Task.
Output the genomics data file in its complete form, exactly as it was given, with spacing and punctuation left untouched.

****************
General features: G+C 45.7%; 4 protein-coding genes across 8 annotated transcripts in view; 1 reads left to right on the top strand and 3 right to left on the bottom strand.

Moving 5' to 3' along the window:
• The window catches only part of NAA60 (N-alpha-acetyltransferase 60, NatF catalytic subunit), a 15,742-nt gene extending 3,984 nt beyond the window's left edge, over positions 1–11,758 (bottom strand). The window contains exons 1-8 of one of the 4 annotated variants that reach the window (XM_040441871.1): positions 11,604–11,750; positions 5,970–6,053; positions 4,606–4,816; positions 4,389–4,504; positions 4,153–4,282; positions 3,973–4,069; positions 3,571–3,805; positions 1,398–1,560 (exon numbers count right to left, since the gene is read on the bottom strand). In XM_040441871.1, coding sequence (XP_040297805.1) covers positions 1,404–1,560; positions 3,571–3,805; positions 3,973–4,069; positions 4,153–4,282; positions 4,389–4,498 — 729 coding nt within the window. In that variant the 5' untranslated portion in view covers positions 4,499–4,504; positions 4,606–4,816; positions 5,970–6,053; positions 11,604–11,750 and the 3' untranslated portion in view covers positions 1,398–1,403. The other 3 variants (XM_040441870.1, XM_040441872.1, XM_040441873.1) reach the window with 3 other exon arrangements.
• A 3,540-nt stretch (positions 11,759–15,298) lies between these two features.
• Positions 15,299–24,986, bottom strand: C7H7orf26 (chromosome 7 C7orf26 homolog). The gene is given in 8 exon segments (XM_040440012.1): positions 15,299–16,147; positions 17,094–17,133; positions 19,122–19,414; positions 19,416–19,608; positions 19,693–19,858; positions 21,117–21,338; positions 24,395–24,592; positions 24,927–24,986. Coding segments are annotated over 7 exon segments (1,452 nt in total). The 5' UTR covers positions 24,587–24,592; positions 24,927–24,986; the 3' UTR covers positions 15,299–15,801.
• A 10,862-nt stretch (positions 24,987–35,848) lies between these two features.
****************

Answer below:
General features: G+C 45.7%; 4 protein-coding genes across 8 annotated transcripts in view; 1 reads left to right on the top strand and 3 right to left on the bottom strand.

Moving 5' to 3' along the window:
• The window catches only part of NAA60 (N-alpha-acetyltransferase 60, NatF catalytic subunit), a 15,742-nt gene extending 3,984 nt beyond the window's left edge, over positions 1–11,758 (bottom strand). The window contains exons 1-8 of one of the 4 annotated variants that reach the window (XM_040441871.1): positions 11,604–11,750; positions 5,970–6,053; positions 4,606–4,816; positions 4,389–4,504; positions 4,153–4,282; positions 3,973–4,069; positions 3,571–3,805; positions 1,398–1,560 (exon numbers count right to left, since the gene is read on the bottom strand). In XM_040441871.1, coding sequence (XP_040297805.1) covers positions 1,404–1,560; positions 3,571–3,805; positions 3,973–4,069; positions 4,153–4,282; positions 4,389–4,498 — 729 coding nt within the window. In that variant the 5' untranslated portion in view covers positions 4,499–4,504; positions 4,606–4,816; positions 5,970–6,053; positions 11,604–11,750 and the 3' untranslated portion in view covers positions 1,398–1,403. The other 3 variants (XM_040441870.1, XM_040441872.1, XM_040441873.1) reach the window with 3 other exon arrangements.
• A 3,540-nt stretch (positions 11,759–15,298) lies between these two features.
• Positions 15,299–24,986, bottom strand: C7H7orf26 (chromosome 7 C7orf26 homolog). The gene is given in 8 exon segments (XM_040440012.1): positions 15,299–16,147; positions 17,094–17,133; positions 19,122–19,414; positions 19,416–19,608; positions 19,693–19,858; positions 21,117–21,338; positions 24,395–24,592; positions 24,927–24,986. Coding segments are annotated over 7 exon segments (1,452 nt in total). The 5' UTR covers positions 24,587–24,592; positions 24,927–24,986; the 3' UTR covers positions 15,299–15,801.
• A 10,862-nt stretch (positions 24,987–35,848) lies between these two features.